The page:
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Glimmer of hope for Southeast Asia's migrants

This woman was among 600 Rohingya refugees who arrived in Indonesia's Aceh Province after being rescued from abandoned smugglers' boats by local fishermen on 15 May. M. Suryono/UNHCR
Indonesia and Malaysia have agreed to provide temporary shelter and assistance to thousands of migrants still stranded at sea in Southeast Asia, but they have stopped short of offering to find their boats and bring them ashore.

An estimated 7,000 migrants, the majority of them Rohingya Muslims from Myanmar, have been adrift on the Andaman Sea and the Malacca Strait for over a week with dwindling supplies of food and water after being abandoned by their smugglers. Until today’s agreement, boats that had tried to come ashore in Thailand, Malaysia and Indonesia had been turned away and even towed back out to sea. 

Following emergency talks held in the Malaysian  capital, Kuala Lumpur today, Malaysia’s foreign minister Anifah Aman announced the two regional powers would provide humanitarian assistance and temporary refuge to the migrants. But he added that the offer was contingent on the international community providing financial assistance and resettling and repatriating the migrants within one year. He also called on other countries in the region to assist.

The Philippines, one of the few countries in the region that is a signatory to the UN Refugee Convention, indicated on Tuesday that it would be willing to accept some of the statement migrants. However, Thailand has not agreed to take any in, despite attending today’s talks. In a after the meeting, Thailand's foreign affairs minister did commit to end push backs of the migrant boats.

The UN refugee agency (UNHCR) and the International Organisation for Migration both welcomed today’s agreement but stressed the urgent need to find the boats and bring the migrants ashore. 

“If they aren’t brought ashore, it’s all going to be for nothing,” commented IOM spokesperson, Joe Lowry.

The need for a search-and-rescue operation took on even greater urgency as conditions in the Andaman Sea worsened. Thailand’s meteorological department predicted that strong winds would produce waves of up to two metres on Wednesday.

Help may be at hand for some of the migrants as the Turkish navy offered one of its ships already in the region to help with search and rescue efforts. 

Over 400 migrants on one boat were rescued by fishermen and brought ashore to Indonesia’s Aceh Province on Wednesday morning. Chris Lewa, director of the Arakan Project, an NGO that monitors the movements of Rohingya refugees between Bangladesh, Thailand and Malaysia, has been in phone contact with the people on the boat since last week and said that they had previously been pushed back out to sea by the Malaysian navy.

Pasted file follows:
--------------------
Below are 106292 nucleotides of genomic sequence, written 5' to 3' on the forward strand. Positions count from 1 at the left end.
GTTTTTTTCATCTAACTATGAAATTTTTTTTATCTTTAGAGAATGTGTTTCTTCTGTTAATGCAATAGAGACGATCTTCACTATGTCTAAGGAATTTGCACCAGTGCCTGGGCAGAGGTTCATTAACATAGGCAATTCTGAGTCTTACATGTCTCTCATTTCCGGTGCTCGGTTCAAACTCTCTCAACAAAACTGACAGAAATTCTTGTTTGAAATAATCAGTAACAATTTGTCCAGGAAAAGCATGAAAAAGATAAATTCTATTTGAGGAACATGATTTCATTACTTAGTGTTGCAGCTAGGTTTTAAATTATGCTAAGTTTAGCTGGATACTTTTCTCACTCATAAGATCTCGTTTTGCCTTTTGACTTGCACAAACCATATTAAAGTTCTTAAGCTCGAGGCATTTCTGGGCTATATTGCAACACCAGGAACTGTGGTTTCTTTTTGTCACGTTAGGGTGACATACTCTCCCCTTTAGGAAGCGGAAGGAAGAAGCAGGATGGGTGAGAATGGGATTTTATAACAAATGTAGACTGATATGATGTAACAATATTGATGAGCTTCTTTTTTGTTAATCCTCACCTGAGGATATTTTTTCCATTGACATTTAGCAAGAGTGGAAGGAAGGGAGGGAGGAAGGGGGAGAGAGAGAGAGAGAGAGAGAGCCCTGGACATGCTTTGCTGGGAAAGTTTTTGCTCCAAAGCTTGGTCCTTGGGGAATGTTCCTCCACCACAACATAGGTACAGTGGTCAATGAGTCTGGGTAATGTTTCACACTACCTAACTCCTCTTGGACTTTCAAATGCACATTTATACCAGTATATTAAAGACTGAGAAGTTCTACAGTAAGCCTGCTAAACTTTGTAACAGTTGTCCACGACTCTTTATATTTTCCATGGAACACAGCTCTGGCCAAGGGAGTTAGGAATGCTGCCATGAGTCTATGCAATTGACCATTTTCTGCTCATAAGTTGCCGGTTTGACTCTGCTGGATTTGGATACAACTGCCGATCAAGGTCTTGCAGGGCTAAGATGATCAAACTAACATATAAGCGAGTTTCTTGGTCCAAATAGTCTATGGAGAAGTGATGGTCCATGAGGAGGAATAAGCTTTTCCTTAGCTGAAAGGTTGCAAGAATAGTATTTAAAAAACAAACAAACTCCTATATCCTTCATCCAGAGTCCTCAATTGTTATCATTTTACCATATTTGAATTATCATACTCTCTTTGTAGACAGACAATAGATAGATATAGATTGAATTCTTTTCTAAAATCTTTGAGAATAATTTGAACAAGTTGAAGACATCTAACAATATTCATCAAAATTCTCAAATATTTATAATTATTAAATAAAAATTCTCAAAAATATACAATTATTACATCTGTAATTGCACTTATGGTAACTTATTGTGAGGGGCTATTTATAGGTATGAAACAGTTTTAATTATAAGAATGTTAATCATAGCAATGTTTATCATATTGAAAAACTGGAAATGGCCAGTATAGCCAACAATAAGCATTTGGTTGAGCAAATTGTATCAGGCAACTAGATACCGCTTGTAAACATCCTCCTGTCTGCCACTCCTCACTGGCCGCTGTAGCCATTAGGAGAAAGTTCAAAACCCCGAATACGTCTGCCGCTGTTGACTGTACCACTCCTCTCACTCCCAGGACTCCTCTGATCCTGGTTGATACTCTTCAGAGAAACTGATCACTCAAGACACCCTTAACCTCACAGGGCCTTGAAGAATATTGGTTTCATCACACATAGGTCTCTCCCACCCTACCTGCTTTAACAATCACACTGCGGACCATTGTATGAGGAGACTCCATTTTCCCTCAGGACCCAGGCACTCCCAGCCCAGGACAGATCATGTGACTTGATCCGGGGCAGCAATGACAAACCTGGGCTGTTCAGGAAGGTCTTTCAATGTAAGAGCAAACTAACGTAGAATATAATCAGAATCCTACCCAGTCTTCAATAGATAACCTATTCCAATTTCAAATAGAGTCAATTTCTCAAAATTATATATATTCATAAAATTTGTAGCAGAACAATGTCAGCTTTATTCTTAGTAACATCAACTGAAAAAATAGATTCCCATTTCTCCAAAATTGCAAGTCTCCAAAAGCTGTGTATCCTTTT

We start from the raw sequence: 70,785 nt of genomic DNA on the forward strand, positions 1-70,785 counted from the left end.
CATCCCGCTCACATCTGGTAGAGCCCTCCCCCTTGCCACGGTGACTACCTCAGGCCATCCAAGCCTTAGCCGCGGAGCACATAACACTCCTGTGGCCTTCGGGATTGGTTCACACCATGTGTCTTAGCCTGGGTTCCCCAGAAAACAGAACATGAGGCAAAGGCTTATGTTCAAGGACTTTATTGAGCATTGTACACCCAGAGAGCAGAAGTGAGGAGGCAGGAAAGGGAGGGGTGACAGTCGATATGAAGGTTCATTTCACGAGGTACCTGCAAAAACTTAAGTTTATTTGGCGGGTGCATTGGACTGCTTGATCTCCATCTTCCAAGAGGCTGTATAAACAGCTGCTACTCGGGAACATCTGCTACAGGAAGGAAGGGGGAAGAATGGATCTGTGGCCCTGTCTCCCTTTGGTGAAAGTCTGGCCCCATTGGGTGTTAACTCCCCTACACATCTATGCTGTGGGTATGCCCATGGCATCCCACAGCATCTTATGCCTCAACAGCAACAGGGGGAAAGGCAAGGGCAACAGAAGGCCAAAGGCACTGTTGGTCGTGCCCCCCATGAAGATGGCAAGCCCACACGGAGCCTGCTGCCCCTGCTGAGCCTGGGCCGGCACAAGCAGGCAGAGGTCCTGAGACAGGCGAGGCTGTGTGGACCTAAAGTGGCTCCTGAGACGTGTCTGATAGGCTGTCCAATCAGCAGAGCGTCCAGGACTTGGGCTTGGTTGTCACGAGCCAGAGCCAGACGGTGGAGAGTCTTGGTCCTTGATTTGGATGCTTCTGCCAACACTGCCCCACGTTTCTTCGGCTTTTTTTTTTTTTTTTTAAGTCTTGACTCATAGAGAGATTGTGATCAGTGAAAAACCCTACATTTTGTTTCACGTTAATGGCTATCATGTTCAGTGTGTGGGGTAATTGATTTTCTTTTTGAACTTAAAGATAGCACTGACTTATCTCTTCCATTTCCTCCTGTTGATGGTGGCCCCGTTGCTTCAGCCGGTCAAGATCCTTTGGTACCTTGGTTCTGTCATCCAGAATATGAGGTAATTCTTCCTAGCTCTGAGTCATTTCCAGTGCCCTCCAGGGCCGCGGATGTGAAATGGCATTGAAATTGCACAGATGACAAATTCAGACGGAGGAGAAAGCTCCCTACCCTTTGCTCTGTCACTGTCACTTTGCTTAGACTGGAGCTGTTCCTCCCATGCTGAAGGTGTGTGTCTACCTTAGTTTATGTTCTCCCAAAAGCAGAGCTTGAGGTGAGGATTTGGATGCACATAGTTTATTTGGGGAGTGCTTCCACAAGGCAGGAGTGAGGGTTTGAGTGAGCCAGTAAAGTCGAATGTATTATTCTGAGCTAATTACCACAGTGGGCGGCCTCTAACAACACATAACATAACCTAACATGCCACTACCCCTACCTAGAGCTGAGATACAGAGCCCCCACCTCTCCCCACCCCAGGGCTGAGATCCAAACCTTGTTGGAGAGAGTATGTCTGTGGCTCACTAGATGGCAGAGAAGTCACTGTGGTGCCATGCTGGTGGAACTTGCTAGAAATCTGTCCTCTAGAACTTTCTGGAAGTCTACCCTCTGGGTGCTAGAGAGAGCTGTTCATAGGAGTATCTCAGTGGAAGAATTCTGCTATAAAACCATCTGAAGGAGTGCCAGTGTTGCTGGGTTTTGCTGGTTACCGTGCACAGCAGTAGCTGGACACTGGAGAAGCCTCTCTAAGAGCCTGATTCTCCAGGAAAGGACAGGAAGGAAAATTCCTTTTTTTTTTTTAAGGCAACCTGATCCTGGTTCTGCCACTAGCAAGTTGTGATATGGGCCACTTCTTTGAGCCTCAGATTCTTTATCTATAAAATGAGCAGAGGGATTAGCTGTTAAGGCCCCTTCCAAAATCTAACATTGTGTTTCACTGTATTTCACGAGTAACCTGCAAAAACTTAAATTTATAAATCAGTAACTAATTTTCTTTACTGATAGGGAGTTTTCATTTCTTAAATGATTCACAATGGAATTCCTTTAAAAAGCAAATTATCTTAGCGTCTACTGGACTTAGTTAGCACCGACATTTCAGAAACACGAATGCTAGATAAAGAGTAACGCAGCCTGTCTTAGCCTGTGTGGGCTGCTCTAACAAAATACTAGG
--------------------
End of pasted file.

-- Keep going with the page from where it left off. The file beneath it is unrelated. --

“They’re just now eating their first proper meal,” she told IRIN.

Commenting on today’s agreement, Lewa said: “It’s good news, but of course we have to see how it will be implemented.”

She pointed out that the statement does not mention the word “refugee”, but that the use of the term “resettlement” implied recognition of the fact that the Rohingya could not be sent back to Myanmar where they are a persecuted minority that has been denied citizenship and various other basic human rights.

See: All at sea: What lies behind Southeast Asia's migrant crisis?

Neither Malaysia nor Indonesia are signatories to the Refugee Convention but both countries are already host to thousands of Rohingya, many of whom have been waiting for resettlement by UNHCR for several years.

Aegile Fernandez, who heads up Malaysian NGO, Tenaganita, which works with migrants and refugees, pointed out that UNHCR in Malaysia is already cash-strapped and stretched beyond capacity. Asylum seekers often have to wait two years just for their first refugee status determination interviews. 

She questioned how the agency would be able to process the new arrivals for resettlement within one year.

The solution is not knocking on the doors of foreign countries asking them to take [the refugees] in. The solution is in Burma; they belong there.
“The solution is not knocking on the doors of foreign countries asking them to take [the refugees] in,” she told IRIN. “The solution is in Burma [Myanmar]; they belong there. We now have to work seriously to get them back so they can go home and start their lives again. That’s the best solution."

So far, the government of Myanmar has refused to be drawn in to the crisis, despite growing pressure from other countries in the region to address the root causes of the exodus of Rohingya. Its officials did not attend today’s meeting in Malaysia and have indicated they will not come to a regional gathering being organised by Thailand to discuss the issue on 29 May.

Thailand is also facing criticism for failing to join Indonesia and Malaysia in offering the stranded migrants shelter. 

“Let’s hope this failure of Thai leadership is temporary and that Bangkok recognizes that it should urgently revamp its stance and agree to save these desperate people on the high seas and provide them with humanitarian shelter and assistance ashore,” said Phil Robertson of Human Rights Watch. 

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